Retraining is key for newcomers (Brantford Expositor)
Moving can be stressful. Packing up, saying goodbye to friends and family and finding yourself in a new area. For immigrants, these stresses are even stronger, as they must deal with cultural differences and, perhaps most important, learn a new language and find a new job in a new country, with skills that may not be recognized. Immigrants to Brant are generally well educated. According to the 2011 National Household Survey, 52% of the immigrant population, aged 15 and older, have completed post-secondary education, compared to 47% of the general population. Immigrants are also more often trained in the important STEM, or science, technology, engineering and mathematics, fields. While immigrants make up 12% of the total labour force population in Brantford, they represent 20% of workers in the STEM fields.

Manitoba Government to help skilled newcomers work in their chosen fields sooner (Government of Manitoba)
Manitoba is investing $1.4 million over two years to improve the recognition of foreign credentials and get people working more quickly, Advanced Education and Literacy Minister Erin Selby and Immigration and Multiculturalism Minister Christine Melnick announced today. The Manitoba government has been working to improve the recognition of foreign credentials, allowing new Manitobans the ability to put their education and experience to use sooner and establish successful careers in our province, said Selby. Today, were announcing new supports for our universities and colleges to work with trained and talented newcomers to put their skills to work. Its good for our economy and it means newcomers can more quickly put down roots in Manitoba.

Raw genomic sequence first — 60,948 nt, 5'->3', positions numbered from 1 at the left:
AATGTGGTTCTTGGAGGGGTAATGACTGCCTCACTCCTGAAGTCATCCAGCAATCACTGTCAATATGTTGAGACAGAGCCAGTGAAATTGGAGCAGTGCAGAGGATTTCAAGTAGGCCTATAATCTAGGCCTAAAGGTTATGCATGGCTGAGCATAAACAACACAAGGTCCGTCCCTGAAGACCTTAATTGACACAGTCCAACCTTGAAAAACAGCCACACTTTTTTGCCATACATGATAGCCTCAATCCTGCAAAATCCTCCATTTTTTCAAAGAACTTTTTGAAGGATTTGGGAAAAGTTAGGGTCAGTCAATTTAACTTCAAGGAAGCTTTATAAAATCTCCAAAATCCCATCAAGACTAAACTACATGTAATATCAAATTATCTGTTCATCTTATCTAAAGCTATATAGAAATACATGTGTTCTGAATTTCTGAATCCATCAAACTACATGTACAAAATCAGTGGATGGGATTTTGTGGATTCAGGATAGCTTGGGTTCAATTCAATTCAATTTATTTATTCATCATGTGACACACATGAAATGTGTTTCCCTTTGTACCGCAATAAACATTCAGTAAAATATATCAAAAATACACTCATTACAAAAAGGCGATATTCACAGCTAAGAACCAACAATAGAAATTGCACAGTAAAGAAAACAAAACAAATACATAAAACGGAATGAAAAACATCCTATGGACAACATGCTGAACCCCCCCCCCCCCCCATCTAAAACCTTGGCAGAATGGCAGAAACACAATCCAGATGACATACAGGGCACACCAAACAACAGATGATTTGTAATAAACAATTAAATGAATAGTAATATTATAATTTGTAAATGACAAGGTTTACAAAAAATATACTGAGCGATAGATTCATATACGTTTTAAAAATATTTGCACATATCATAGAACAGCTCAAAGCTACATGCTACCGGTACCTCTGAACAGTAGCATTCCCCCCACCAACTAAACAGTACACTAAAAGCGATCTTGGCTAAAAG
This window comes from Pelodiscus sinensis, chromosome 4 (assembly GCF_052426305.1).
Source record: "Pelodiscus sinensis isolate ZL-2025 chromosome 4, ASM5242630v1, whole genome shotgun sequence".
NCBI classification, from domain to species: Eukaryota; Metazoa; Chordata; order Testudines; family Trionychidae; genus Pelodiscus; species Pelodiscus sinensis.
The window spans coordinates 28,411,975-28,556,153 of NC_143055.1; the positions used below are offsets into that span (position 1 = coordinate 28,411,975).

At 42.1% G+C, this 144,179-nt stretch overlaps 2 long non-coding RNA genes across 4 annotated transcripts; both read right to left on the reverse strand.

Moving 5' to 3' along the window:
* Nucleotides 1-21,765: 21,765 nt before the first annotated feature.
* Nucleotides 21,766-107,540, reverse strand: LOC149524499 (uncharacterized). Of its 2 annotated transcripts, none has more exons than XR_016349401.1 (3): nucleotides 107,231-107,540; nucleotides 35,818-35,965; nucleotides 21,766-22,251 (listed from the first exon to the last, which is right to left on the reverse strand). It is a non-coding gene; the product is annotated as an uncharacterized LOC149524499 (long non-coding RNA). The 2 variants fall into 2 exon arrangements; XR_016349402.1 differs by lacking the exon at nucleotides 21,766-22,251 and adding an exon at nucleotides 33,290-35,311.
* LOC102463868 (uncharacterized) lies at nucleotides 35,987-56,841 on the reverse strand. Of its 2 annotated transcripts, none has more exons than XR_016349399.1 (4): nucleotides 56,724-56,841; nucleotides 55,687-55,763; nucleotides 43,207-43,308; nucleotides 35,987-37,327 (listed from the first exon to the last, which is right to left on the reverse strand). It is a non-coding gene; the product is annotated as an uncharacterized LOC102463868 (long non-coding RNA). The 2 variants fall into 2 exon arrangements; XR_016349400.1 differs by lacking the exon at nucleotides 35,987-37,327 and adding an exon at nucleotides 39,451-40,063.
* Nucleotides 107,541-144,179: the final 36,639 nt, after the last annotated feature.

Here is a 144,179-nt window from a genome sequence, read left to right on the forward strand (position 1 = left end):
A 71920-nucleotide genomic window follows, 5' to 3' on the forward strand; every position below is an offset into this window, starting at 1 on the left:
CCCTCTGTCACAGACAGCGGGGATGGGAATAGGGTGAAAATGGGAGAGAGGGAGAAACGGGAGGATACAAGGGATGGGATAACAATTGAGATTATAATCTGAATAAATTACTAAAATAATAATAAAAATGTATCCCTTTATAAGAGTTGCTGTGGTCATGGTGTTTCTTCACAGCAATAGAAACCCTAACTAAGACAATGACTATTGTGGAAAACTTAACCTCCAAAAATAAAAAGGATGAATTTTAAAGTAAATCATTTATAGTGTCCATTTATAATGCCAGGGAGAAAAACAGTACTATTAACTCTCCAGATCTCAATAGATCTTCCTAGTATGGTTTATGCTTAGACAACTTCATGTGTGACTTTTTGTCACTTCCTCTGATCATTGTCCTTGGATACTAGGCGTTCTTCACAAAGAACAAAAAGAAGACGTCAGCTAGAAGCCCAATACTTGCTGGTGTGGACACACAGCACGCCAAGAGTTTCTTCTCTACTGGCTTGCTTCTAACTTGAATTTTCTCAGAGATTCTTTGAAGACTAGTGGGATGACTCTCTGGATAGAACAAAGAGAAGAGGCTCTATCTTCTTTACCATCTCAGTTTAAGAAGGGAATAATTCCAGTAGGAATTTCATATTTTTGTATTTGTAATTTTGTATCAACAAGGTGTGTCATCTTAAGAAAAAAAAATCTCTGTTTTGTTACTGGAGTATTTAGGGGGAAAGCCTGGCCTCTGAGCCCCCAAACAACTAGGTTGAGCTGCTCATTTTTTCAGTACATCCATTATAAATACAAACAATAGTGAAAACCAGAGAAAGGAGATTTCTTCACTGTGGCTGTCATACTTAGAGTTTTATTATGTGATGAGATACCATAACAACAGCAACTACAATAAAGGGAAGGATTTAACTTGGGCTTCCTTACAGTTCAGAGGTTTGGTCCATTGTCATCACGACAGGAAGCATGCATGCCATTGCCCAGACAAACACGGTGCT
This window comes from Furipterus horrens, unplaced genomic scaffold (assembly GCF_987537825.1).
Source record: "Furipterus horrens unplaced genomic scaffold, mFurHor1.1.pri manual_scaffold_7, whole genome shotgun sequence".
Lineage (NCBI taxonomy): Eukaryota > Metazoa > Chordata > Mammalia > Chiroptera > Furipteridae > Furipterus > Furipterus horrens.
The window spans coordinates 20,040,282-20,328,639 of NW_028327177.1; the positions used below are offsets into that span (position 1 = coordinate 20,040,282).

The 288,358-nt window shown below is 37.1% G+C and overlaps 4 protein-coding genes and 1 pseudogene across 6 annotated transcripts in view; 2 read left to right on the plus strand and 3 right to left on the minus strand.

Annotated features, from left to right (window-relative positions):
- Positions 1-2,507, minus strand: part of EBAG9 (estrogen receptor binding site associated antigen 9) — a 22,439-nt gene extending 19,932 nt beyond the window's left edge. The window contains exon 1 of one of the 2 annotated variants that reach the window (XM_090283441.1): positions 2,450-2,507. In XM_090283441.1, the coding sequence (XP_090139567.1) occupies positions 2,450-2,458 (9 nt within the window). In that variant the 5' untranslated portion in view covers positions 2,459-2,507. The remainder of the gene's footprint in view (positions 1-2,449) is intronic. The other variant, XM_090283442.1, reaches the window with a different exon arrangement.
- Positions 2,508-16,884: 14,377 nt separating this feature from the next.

Ontario Award for Leadership in Immigrant Employment (Government of Ontario)
Nominees must be an Ontario-registered company and could be an individual employee or the entire organization. Nominations must be made in one of the following 3 categories:
Champion recognizes an individual or organization whose drive and passion have created a positive and sustained systemic change that has improved the overall labour market success of skilled immigrants in Ontario.
Employer recognizes an individual or organization that has implemented exemplary human resource practices designed to integrate Ontarios skilled immigrants into the workplace effectively.